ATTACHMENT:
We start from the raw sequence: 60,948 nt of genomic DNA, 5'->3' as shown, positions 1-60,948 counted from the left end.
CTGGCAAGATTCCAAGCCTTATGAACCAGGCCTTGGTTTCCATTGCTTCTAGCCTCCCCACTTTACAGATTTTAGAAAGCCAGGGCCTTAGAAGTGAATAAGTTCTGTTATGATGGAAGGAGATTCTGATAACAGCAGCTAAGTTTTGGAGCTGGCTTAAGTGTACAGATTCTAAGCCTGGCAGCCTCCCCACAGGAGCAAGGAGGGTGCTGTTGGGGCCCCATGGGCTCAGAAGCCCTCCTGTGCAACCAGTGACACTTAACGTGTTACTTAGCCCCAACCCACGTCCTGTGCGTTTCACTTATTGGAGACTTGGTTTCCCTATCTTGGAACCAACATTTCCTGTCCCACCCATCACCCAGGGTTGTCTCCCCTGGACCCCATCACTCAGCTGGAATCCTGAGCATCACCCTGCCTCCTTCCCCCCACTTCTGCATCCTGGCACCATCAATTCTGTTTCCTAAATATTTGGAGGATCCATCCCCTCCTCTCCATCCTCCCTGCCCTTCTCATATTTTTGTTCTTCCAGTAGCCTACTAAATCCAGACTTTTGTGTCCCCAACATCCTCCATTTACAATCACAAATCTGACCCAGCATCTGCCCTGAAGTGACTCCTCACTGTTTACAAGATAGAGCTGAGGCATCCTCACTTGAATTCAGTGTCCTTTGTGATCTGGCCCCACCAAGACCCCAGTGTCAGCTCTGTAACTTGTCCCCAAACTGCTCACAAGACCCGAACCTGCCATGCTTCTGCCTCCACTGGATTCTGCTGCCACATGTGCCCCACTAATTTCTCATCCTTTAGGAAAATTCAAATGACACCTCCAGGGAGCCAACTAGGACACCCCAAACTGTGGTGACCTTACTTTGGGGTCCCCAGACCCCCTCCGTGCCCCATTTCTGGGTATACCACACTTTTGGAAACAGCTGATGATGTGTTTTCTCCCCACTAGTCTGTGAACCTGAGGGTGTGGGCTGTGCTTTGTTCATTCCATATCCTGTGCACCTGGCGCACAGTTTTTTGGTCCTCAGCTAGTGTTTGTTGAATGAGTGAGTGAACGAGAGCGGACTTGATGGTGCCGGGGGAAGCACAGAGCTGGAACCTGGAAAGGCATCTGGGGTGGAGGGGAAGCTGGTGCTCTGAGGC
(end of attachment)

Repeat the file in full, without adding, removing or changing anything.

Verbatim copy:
We start from the raw sequence: 60,948 nt of genomic DNA, 5'->3' as shown, positions 1-60,948 counted from the left end.
CTGGCAAGATTCCAAGCCTTATGAACCAGGCCTTGGTTTCCATTGCTTCTAGCCTCCCCACTTTACAGATTTTAGAAAGCCAGGGCCTTAGAAGTGAATAAGTTCTGTTATGATGGAAGGAGATTCTGATAACAGCAGCTAAGTTTTGGAGCTGGCTTAAGTGTACAGATTCTAAGCCTGGCAGCCTCCCCACAGGAGCAAGGAGGGTGCTGTTGGGGCCCCATGGGCTCAGAAGCCCTCCTGTGCAACCAGTGACACTTAACGTGTTACTTAGCCCCAACCCACGTCCTGTGCGTTTCACTTATTGGAGACTTGGTTTCCCTATCTTGGAACCAACATTTCCTGTCCCACCCATCACCCAGGGTTGTCTCCCCTGGACCCCATCACTCAGCTGGAATCCTGAGCATCACCCTGCCTCCTTCCCCCCACTTCTGCATCCTGGCACCATCAATTCTGTTTCCTAAATATTTGGAGGATCCATCCCCTCCTCTCCATCCTCCCTGCCCTTCTCATATTTTTGTTCTTCCAGTAGCCTACTAAATCCAGACTTTTGTGTCCCCAACATCCTCCATTTACAATCACAAATCTGACCCAGCATCTGCCCTGAAGTGACTCCTCACTGTTTACAAGATAGAGCTGAGGCATCCTCACTTGAATTCAGTGTCCTTTGTGATCTGGCCCCACCAAGACCCCAGTGTCAGCTCTGTAACTTGTCCCCAAACTGCTCACAAGACCCGAACCTGCCATGCTTCTGCCTCCACTGGATTCTGCTGCCACATGTGCCCCACTAATTTCTCATCCTTTAGGAAAATTCAAATGACACCTCCAGGGAGCCAACTAGGACACCCCAAACTGTGGTGACCTTACTTTGGGGTCCCCAGACCCCCTCCGTGCCCCATTTCTGGGTATACCACACTTTTGGAAACAGCTGATGATGTGTTTTCTCCCCACTAGTCTGTGAACCTGAGGGTGTGGGCTGTGCTTTGTTCATTCCATATCCTGTGCACCTGGCGCACAGTTTTTTGGTCCTCAGCTAGTGTTTGTTGAATGAGTGAGTGAACGAGAGCGGACTTGATGGTGCCGGGGGAAGCACAGAGCTGGAACCTGGAAAGGCATCTGGGGTGGAGGGGAAGCTGGTGCTCTGAGGC